If your high school offers 16 Advanced Placement courses, don’t feel that you have to take every one of them. Quality trumps quantity in this scenario. Chances are, you have a weakness in at least one subject. Don’t force yourself to struggle through AP Chemistry if your true strengths lie in English and History.
Students who do not excel in sports or lack the time to join school clubs because of a part-time job can stop worrying. Many college admissions counselors prefer applicants to focus on their passions rather than piling on activities for the sake of it. The student who is the president of his or her class for all four years of high school shows long-term commitment and leadership skills, as opposed to the student who lists 20 activities.
College admissions counselors interviewed by U.S. News said they look for service ethic: an exemplified, continuous commitment to service. If you help clean up a local park one weekend for the sole purpose of listing it on your college application, do not expect that to make or break your chances of admission. However, if you volunteer at a soup kitchen every weekend and others can speak to your devotion and enjoyment, you have service ethic.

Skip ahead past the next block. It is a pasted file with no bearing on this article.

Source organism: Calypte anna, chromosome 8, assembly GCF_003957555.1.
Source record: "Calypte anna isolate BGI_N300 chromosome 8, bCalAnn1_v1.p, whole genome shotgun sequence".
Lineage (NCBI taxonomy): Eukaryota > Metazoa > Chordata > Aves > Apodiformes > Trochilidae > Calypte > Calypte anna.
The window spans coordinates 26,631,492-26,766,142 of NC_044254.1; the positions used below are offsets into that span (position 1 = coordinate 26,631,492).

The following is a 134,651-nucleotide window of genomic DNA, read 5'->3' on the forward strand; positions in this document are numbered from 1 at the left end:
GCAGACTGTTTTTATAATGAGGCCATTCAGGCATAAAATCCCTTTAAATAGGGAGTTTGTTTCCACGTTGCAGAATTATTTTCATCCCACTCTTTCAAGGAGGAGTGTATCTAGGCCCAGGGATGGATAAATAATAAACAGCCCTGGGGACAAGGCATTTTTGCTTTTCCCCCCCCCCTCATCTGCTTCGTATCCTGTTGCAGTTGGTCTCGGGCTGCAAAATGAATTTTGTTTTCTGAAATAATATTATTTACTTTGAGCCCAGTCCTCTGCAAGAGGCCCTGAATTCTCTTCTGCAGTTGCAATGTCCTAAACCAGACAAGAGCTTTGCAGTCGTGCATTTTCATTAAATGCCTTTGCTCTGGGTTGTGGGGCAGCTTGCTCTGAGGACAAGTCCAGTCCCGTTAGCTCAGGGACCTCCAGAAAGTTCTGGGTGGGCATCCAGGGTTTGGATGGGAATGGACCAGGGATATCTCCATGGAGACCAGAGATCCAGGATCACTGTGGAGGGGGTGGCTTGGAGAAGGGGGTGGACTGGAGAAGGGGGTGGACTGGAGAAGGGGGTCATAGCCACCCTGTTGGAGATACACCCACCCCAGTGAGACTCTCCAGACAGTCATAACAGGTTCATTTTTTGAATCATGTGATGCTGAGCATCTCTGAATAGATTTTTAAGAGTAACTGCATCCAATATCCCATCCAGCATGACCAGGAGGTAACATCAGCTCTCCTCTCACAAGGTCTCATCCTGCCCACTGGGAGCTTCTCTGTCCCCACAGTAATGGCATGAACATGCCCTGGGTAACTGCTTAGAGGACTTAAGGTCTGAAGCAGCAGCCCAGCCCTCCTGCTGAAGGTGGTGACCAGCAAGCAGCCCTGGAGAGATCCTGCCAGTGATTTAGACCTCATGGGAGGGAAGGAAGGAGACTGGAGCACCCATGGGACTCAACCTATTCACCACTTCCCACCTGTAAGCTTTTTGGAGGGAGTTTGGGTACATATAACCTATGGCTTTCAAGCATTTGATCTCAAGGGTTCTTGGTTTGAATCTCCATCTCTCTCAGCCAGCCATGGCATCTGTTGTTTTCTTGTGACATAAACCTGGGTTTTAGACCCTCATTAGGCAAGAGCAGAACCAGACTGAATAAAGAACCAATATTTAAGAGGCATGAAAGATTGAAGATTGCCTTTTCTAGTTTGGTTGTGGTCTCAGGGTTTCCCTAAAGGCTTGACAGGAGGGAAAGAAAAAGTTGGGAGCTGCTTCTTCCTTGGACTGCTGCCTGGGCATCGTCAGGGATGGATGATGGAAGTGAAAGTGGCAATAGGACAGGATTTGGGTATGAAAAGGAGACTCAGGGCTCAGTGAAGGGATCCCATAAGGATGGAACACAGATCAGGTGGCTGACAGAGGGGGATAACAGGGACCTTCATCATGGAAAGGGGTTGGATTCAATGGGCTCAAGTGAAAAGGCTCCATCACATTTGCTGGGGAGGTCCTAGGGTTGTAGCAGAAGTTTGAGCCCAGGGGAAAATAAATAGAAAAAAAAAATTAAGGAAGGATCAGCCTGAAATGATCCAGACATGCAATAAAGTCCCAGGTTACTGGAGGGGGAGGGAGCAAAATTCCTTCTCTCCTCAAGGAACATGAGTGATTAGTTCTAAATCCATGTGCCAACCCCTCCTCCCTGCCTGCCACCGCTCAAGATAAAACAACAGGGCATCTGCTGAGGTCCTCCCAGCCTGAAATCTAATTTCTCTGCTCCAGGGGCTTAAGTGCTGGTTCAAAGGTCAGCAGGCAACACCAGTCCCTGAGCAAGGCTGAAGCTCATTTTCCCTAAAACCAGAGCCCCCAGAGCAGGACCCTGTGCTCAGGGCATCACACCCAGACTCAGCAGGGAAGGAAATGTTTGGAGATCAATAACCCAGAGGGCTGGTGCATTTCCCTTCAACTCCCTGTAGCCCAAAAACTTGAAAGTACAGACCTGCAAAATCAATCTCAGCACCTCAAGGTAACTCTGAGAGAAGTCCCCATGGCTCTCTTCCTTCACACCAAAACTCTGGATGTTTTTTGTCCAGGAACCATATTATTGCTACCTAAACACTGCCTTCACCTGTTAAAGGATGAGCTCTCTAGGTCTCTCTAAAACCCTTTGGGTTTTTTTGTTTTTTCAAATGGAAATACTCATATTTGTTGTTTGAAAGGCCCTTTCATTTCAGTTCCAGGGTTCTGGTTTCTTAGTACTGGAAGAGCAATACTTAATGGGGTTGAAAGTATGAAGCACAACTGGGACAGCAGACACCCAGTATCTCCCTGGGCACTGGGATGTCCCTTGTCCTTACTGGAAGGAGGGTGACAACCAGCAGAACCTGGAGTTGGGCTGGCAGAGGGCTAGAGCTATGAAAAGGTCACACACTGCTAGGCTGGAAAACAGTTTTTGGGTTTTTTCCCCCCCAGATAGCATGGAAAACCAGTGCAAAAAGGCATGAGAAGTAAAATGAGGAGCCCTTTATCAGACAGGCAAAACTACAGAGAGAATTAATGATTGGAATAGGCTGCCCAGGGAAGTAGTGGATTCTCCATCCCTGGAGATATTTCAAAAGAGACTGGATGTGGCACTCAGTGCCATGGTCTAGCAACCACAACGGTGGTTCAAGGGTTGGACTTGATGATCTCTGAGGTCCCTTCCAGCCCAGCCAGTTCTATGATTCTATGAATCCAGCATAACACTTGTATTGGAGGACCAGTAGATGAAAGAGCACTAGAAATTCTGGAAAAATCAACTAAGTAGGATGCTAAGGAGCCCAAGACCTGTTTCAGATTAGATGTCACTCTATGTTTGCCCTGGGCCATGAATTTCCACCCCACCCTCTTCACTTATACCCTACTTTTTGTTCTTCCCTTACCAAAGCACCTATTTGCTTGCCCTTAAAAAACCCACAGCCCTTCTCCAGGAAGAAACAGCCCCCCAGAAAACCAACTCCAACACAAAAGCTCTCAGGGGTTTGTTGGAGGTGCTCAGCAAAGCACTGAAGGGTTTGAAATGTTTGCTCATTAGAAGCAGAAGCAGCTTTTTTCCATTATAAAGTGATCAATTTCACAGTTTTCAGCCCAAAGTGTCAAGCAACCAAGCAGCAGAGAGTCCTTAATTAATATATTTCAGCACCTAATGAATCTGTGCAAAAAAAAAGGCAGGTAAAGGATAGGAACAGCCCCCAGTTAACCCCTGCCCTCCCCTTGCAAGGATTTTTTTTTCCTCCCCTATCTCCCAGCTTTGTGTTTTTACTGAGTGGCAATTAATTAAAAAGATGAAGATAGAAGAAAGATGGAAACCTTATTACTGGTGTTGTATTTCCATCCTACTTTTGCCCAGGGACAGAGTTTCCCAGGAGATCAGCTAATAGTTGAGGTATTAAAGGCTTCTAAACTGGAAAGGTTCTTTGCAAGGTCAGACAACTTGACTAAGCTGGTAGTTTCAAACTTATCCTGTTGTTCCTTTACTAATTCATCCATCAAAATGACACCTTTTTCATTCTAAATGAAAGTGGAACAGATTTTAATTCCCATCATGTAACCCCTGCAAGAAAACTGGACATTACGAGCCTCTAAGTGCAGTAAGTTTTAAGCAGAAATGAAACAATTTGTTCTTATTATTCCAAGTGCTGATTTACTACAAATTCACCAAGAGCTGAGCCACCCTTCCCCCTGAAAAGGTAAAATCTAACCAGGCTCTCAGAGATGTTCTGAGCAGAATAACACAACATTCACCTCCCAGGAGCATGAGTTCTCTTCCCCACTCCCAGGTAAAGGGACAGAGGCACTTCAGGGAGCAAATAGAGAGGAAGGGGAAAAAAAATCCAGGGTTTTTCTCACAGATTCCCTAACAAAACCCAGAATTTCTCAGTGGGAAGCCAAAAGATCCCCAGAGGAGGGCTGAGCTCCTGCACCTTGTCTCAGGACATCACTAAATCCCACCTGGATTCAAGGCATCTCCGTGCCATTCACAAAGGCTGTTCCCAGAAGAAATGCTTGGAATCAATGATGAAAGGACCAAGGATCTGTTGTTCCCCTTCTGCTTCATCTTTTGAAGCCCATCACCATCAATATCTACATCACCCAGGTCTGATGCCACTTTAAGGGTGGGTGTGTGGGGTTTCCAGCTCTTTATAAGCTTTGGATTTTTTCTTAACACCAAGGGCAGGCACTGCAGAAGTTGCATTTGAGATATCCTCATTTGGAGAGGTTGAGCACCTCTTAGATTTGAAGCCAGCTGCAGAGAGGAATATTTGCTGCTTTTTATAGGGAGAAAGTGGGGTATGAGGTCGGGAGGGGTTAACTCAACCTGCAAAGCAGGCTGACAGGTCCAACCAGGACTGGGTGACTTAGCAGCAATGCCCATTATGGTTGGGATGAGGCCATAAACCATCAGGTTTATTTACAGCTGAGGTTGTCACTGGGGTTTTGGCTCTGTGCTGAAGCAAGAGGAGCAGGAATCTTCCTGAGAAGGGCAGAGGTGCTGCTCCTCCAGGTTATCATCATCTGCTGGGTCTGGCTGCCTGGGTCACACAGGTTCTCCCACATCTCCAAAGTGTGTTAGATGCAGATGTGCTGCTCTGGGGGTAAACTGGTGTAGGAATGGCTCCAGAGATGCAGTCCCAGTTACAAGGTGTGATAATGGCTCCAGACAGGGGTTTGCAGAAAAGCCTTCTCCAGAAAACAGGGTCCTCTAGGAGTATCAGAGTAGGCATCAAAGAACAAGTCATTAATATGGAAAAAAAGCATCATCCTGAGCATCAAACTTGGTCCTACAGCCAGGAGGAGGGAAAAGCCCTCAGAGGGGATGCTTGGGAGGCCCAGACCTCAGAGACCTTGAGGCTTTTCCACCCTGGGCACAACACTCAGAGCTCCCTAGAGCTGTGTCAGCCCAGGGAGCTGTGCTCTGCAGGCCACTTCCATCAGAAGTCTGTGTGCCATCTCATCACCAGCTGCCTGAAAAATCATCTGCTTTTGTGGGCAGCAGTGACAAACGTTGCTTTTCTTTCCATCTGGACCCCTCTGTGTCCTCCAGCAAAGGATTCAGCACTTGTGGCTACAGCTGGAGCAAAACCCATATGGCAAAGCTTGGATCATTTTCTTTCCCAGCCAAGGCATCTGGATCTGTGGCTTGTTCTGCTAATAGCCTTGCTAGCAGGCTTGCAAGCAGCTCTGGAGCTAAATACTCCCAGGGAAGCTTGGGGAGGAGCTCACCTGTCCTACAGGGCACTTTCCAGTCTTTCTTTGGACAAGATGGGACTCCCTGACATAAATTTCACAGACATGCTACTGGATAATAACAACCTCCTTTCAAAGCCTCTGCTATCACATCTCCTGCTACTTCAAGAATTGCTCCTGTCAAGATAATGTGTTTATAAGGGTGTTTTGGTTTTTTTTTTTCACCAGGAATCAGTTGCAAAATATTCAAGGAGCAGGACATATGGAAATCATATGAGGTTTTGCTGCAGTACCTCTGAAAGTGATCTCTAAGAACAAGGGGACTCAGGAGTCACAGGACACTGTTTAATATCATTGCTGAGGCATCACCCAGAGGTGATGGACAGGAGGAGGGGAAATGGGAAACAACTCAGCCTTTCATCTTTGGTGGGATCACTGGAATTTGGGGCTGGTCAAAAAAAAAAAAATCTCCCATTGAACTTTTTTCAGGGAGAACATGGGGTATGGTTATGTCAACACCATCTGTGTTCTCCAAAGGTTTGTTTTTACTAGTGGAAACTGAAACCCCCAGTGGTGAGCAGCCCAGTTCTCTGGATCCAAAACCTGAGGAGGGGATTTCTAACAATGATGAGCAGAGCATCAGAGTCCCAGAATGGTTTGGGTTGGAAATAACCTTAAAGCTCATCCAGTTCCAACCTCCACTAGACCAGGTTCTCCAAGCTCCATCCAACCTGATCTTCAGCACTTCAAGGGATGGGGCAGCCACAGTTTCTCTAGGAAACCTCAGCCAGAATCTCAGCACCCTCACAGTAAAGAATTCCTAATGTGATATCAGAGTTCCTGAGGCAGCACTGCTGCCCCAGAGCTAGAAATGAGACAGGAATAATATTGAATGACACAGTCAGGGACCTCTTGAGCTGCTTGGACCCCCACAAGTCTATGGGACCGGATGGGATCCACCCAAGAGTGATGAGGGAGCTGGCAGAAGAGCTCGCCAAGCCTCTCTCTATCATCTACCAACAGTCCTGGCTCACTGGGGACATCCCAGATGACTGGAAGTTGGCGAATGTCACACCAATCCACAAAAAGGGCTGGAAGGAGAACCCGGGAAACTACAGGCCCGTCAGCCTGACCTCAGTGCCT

The College Essay
The purpose of your essay is to show colleges what you could add to their community. It should be specifically tailored to the school you’re applying to and taken very seriously. A generic essay can easily be spotted by admissions counselors. Instead of waiting until the last minute, write several drafts on different topics and really try to sell yourself honestly.
The major takeaway here is that admissions counselors don’t want you to reinvent yourself for the sake of being the perfect college applicant; there’s no set mold! Be truthful, take your time with each application and try to narrow the choices down.
Another important part of the college admissions process is your test scores. To help improve your SAT or ACT results, contact Ivy Bound to learn more about test prep.